# We've already read in the LGattrib data so we can use that.
# Put ethnicity onto the network:
LG.net %v% "ethnicity" <- as.character(LG.attrib$birthplace)
# The 'as.character()' is necessary because variables of the class
# 'factor' cannot be attached to network objects!
# NOTE that you need to make sure that the characteristics (here LG.attrib$birthplace)
# are in the same order as the ids on the network, otherwise the data won't
# match up with people in the network.
# Notice, you can also set node (vertex) attributes with "set.vertex.attribute". See
?set.vertex.attribute
# Check this by comparing the id vectors:
sum(ids==LG.attrib$ID)
# Should be 54, if the ids match up.
# Add some more attributes:
LG.net %v% "age" <- LG.attrib$age
LG.net %v% "arrests" <- LG.attrib$arrests
LG.net %v% "convictions" <- LG.attrib$convictions
LG.net %v% "prison" <- LG.attrib$prison
LG.net %v% "rank" <- LG.attrib$rankrev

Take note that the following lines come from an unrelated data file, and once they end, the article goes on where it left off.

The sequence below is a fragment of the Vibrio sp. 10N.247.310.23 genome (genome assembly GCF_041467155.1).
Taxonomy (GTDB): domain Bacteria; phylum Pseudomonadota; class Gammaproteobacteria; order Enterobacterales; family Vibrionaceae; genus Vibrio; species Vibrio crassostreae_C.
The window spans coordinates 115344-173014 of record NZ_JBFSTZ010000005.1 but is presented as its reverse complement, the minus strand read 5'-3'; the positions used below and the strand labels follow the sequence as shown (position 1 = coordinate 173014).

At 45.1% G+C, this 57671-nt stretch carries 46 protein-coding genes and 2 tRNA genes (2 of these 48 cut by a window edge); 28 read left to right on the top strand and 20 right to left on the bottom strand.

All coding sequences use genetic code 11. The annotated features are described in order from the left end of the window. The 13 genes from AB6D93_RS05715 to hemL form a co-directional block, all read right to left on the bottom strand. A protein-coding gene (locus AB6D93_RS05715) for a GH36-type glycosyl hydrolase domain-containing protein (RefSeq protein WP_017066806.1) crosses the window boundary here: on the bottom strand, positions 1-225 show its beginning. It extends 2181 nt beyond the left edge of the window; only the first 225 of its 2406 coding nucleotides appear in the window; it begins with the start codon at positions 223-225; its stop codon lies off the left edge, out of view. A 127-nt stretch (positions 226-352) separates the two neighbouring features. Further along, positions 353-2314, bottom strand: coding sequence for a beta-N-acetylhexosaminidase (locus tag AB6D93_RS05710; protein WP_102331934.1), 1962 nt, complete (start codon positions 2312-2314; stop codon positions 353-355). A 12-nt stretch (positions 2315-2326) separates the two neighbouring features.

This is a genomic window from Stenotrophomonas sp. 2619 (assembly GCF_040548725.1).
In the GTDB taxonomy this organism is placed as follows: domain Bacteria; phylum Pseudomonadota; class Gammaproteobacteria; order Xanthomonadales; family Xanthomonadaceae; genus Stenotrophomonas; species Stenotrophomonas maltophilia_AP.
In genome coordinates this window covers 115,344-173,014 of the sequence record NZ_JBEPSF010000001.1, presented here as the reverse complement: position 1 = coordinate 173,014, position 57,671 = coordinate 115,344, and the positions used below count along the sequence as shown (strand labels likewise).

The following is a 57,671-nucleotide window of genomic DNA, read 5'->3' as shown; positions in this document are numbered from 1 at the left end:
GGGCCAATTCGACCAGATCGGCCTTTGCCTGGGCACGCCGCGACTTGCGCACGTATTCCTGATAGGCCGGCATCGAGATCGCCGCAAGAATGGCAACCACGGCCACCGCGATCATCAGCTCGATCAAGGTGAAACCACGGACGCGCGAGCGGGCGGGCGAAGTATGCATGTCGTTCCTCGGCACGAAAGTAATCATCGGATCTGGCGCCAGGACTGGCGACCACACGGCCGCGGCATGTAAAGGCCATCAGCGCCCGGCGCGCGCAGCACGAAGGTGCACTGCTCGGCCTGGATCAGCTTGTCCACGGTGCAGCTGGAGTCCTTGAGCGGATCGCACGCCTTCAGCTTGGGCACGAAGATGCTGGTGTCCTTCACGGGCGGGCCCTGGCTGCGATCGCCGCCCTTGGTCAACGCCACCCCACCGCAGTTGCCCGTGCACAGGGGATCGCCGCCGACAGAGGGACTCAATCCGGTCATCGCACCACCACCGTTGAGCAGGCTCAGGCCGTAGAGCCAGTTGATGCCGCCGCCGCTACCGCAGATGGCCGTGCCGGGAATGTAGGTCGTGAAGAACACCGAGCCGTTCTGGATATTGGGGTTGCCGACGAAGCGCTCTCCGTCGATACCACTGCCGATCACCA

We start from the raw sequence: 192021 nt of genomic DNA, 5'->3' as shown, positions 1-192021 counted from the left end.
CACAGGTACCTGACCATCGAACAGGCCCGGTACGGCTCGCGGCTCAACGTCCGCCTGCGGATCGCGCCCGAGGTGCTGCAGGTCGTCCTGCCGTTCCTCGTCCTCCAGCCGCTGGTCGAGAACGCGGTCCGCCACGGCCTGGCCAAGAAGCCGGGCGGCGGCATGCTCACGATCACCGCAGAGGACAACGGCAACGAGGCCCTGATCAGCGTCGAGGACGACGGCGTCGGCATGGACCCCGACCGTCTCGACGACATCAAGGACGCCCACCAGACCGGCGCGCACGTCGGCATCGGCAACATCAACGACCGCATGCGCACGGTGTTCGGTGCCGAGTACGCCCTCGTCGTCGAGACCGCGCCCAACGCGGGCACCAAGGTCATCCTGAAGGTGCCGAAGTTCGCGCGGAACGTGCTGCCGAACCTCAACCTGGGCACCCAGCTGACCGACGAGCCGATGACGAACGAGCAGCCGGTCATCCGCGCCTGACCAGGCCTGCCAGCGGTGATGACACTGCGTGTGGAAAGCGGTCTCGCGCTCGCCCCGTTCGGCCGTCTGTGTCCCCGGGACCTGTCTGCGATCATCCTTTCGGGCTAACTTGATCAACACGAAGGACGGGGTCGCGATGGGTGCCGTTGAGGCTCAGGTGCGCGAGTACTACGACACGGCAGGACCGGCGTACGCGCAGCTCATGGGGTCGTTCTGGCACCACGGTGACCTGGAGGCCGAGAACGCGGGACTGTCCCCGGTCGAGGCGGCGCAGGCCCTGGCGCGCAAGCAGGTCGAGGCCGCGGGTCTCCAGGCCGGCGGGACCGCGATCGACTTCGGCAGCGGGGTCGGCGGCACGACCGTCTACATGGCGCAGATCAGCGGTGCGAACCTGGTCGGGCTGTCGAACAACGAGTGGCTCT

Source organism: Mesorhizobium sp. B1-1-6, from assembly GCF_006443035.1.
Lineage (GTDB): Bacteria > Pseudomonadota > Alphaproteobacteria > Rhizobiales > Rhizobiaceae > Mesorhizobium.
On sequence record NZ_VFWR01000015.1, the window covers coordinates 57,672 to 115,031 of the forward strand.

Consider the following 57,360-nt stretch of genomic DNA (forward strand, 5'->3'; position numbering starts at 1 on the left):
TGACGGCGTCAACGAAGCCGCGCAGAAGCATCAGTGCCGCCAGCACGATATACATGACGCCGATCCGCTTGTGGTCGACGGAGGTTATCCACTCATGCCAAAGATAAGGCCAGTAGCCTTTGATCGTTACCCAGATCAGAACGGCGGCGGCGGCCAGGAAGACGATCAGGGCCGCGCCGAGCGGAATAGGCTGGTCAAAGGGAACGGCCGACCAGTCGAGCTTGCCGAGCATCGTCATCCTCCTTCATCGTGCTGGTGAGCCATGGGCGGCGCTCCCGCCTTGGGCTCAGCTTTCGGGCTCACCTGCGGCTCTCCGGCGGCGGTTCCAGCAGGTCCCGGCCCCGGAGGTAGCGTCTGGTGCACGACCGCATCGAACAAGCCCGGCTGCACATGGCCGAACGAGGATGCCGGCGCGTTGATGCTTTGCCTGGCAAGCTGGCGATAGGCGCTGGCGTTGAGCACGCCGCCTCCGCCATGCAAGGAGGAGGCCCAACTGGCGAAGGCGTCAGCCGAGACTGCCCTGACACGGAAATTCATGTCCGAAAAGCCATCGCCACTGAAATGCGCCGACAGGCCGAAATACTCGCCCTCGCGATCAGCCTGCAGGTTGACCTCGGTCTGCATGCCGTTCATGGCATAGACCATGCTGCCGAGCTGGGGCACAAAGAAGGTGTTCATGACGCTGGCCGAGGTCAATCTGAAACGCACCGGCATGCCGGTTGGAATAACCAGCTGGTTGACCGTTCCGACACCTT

#For more information. . .
?attribute.methods
# ====================
# o) Plotting networks
# ====================
#
# It is important to get impressions of a network before jumping into
# any statistical analysis.
# Are there indegree- or outdegree outliers?
sociomatrixplot(LG.net,diaglab=FALSE,cex.lab=.5)
# Use plot.network from 'network' package. Notice that automatically
# learns that the object to be plotted is a 'network'. And then it looks
# through various 'plot' functions and selects the one which accepts
# a network.
plot(LG.net)
plot.network(LG.net)
# Use different layouts
plot(LG.net, mode="circle")
# Colour the nodes by ethnicity:
plot(LG.net,vertex.col="ethnicity")
# Scale the vertex by arrests:
plot(LG.net,vertex.col="ethnicity",vertex.cex="arrests")
# Oops! scale size down a bit:
plot(LG.net,vertex.col="ethnicity",vertex.cex=1 + LG.attrib$arrests/10)